Comparing tarot decks is a favourite activity. On other blogs, writers compare Thoth tarot type decks with Aleister Crowley and Frieda Harris’s original Thoth Tarot. It is plain that the bloggers just don’t get it – it’s not their fault – blame the designers of the Thoth clones! Is it worth comparing other decks to the Thoth Tarot?
Here is the problem. How can that be you ask, when there are gazillions of tarot decks being designed and printed almost daily? Simple! Obsession with the visuals dominates and destroys the aesthetics of the Tarot. It’s as though I can create a photo on my mobile phone that looks like Da Vinci’s Mona Lisa that it has artistic merit.
The teaching and comprehension of tarot is predicated on the division of the deck into each card. My ersatz photo is of a woman with similar features, but I have added nothing of significance. So, if a so-called Thoth clone rejigs the deck using similar shapes and colours to the original, what have I learned? In other words, why not call these decks “Rider-Waite rehashes that are superficially akin to the Thoth deck?”. The title is not snappy, but at least it has the merit of honesty.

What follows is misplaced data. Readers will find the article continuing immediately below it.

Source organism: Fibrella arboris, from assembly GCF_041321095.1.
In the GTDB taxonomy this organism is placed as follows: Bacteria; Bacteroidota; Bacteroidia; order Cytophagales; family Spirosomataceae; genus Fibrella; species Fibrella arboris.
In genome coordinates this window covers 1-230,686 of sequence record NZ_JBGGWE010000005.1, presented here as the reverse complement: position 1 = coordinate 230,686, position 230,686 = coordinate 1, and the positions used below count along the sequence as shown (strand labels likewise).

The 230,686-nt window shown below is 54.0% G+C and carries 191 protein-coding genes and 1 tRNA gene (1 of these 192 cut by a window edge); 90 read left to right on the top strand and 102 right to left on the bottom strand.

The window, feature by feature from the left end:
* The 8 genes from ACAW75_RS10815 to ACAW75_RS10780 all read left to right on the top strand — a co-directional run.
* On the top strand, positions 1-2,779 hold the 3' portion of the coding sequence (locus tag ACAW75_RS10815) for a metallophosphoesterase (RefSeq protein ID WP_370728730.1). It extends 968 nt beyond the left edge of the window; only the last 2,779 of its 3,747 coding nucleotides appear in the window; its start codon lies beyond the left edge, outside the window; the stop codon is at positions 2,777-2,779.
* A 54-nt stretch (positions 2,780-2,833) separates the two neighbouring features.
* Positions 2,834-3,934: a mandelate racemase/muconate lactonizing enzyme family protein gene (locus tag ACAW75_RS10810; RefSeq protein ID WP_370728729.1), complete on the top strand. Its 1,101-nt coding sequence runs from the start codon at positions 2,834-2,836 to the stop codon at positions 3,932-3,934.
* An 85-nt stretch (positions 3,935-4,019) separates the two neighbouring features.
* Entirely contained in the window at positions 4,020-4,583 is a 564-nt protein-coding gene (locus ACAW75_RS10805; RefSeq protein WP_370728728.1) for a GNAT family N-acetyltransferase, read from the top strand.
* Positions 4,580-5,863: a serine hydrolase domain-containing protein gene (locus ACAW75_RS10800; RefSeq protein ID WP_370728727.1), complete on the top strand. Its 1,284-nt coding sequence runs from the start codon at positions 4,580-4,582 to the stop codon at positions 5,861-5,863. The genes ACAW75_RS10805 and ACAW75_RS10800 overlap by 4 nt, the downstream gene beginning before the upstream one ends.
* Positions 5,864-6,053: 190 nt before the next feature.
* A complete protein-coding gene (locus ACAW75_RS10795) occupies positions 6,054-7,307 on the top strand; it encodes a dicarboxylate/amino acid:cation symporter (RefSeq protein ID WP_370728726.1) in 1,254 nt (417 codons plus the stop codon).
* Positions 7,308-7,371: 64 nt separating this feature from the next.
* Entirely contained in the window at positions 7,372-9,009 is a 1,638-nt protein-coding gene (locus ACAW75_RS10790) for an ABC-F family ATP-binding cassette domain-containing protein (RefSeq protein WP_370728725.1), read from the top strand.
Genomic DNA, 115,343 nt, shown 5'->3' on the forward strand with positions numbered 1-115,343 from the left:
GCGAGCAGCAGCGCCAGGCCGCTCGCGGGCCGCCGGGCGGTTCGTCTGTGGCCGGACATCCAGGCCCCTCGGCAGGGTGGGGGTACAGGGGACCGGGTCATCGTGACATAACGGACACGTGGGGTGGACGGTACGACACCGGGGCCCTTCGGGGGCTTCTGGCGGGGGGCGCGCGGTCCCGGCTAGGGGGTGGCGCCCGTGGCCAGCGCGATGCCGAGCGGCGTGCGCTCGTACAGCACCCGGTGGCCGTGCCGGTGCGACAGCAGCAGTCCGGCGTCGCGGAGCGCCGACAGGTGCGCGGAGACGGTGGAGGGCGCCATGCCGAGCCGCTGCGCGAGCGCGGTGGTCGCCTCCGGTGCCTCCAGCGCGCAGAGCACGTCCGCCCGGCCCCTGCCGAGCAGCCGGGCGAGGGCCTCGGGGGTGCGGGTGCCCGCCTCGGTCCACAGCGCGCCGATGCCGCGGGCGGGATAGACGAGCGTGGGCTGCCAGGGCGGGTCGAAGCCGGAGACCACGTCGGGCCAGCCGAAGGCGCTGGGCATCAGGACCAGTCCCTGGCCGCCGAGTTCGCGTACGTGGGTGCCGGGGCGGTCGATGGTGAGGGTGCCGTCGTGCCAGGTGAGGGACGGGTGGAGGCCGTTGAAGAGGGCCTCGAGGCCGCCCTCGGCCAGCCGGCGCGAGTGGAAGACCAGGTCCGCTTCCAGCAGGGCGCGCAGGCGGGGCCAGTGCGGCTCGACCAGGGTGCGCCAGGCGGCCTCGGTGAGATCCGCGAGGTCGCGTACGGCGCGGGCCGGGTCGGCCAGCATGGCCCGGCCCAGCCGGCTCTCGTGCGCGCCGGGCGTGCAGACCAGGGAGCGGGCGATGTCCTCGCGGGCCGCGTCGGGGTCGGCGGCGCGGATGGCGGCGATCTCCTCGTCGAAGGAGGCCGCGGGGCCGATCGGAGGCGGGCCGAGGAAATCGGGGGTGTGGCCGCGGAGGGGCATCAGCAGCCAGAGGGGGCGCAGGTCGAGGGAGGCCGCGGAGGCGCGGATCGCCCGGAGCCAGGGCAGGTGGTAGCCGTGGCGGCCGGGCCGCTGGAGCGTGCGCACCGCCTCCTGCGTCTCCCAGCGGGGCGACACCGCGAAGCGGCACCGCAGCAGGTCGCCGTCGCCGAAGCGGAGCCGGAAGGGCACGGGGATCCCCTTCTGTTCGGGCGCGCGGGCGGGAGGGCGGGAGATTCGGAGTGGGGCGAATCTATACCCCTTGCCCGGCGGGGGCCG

I have just finished creating a series of videos on Youtube about the Major Arcana of the Book of Thoth. I focussed not on the artwork or the colours, but on Crowley’s fascinating structure and textual revelations. Even though I have studied this decks for years, I still found it challenge. What struck me was the way Crowley nimbly takes the reader backwards and forwards through the Major Arcana, slipping in a visual, literary or textual links to other cards that work backwards and forwards in time. Woven into the narrative are angles on any number of philosophies, magical systems, spiritual structures. Look closely, and you will find that he even sequences magical rituals, not to mention sex magick…
Until I see any evidence of that level of subtlety and brilliance within the mishmash, please don’t ask me what I think of them!